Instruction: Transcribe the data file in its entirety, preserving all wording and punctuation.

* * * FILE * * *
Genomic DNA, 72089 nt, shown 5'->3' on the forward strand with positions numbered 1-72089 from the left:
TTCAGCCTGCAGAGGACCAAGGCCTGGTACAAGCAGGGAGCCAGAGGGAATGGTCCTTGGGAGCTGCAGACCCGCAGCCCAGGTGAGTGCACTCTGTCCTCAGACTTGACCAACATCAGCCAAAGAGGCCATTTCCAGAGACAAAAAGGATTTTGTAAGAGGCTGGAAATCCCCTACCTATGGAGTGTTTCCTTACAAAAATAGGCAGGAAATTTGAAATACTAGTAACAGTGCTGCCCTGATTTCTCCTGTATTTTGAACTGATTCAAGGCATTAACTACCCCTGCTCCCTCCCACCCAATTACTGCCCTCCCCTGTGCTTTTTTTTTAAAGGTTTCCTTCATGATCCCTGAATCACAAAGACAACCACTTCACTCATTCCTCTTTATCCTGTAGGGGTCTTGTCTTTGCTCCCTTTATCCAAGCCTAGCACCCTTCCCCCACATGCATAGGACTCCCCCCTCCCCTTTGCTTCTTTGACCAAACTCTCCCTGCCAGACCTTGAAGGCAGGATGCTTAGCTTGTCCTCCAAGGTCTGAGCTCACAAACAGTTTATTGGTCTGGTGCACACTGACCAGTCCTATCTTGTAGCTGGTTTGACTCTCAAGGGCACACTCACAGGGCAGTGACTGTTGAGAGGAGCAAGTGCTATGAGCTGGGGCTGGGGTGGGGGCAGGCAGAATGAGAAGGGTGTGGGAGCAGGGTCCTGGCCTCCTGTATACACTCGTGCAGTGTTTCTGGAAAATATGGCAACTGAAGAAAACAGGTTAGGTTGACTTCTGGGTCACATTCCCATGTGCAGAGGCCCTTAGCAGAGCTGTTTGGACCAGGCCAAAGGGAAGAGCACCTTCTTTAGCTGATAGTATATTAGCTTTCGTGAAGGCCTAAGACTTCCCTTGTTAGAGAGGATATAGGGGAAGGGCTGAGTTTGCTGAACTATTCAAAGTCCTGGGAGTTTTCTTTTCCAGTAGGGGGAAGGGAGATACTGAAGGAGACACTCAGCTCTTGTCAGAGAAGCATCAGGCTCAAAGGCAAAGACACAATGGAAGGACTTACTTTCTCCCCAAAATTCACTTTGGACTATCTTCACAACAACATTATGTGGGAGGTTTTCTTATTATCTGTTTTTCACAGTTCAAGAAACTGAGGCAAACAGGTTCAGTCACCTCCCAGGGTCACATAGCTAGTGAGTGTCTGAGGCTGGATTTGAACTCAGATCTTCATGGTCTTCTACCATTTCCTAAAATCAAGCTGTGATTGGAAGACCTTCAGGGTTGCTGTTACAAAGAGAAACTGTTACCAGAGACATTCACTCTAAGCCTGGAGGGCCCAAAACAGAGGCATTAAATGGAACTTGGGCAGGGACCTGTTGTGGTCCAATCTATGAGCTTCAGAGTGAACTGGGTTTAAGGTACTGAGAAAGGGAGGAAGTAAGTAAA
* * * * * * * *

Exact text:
Genomic DNA, 72089 nt, shown 5'->3' on the forward strand with positions numbered 1-72089 from the left:
TTCAGCCTGCAGAGGACCAAGGCCTGGTACAAGCAGGGAGCCAGAGGGAATGGTCCTTGGGAGCTGCAGACCCGCAGCCCAGGTGAGTGCACTCTGTCCTCAGACTTGACCAACATCAGCCAAAGAGGCCATTTCCAGAGACAAAAAGGATTTTGTAAGAGGCTGGAAATCCCCTACCTATGGAGTGTTTCCTTACAAAAATAGGCAGGAAATTTGAAATACTAGTAACAGTGCTGCCCTGATTTCTCCTGTATTTTGAACTGATTCAAGGCATTAACTACCCCTGCTCCCTCCCACCCAATTACTGCCCTCCCCTGTGCTTTTTTTTTAAAGGTTTCCTTCATGATCCCTGAATCACAAAGACAACCACTTCACTCATTCCTCTTTATCCTGTAGGGGTCTTGTCTTTGCTCCCTTTATCCAAGCCTAGCACCCTTCCCCCACATGCATAGGACTCCCCCCTCCCCTTTGCTTCTTTGACCAAACTCTCCCTGCCAGACCTTGAAGGCAGGATGCTTAGCTTGTCCTCCAAGGTCTGAGCTCACAAACAGTTTATTGGTCTGGTGCACACTGACCAGTCCTATCTTGTAGCTGGTTTGACTCTCAAGGGCACACTCACAGGGCAGTGACTGTTGAGAGGAGCAAGTGCTATGAGCTGGGGCTGGGGTGGGGGCAGGCAGAATGAGAAGGGTGTGGGAGCAGGGTCCTGGCCTCCTGTATACACTCGTGCAGTGTTTCTGGAAAATATGGCAACTGAAGAAAACAGGTTAGGTTGACTTCTGGGTCACATTCCCATGTGCAGAGGCCCTTAGCAGAGCTGTTTGGACCAGGCCAAAGGGAAGAGCACCTTCTTTAGCTGATAGTATATTAGCTTTCGTGAAGGCCTAAGACTTCCCTTGTTAGAGAGGATATAGGGGAAGGGCTGAGTTTGCTGAACTATTCAAAGTCCTGGGAGTTTTCTTTTCCAGTAGGGGGAAGGGAGATACTGAAGGAGACACTCAGCTCTTGTCAGAGAAGCATCAGGCTCAAAGGCAAAGACACAATGGAAGGACTTACTTTCTCCCCAAAATTCACTTTGGACTATCTTCACAACAACATTATGTGGGAGGTTTTCTTATTATCTGTTTTTCACAGTTCAAGAAACTGAGGCAAACAGGTTCAGTCACCTCCCAGGGTCACATAGCTAGTGAGTGTCTGAGGCTGGATTTGAACTCAGATCTTCATGGTCTTCTACCATTTCCTAAAATCAAGCTGTGATTGGAAGACCTTCAGGGTTGCTGTTACAAAGAGAAACTGTTACCAGAGACATTCACTCTAAGCCTGGAGGGCCCAAAACAGAGGCATTAAATGGAACTTGGGCAGGGACCTGTTGTGGTCCAATCTATGAGCTTCAGAGTGAACTGGGTTTAAGGTACTGAGAAAGGGAGGAAGTAAGTAAA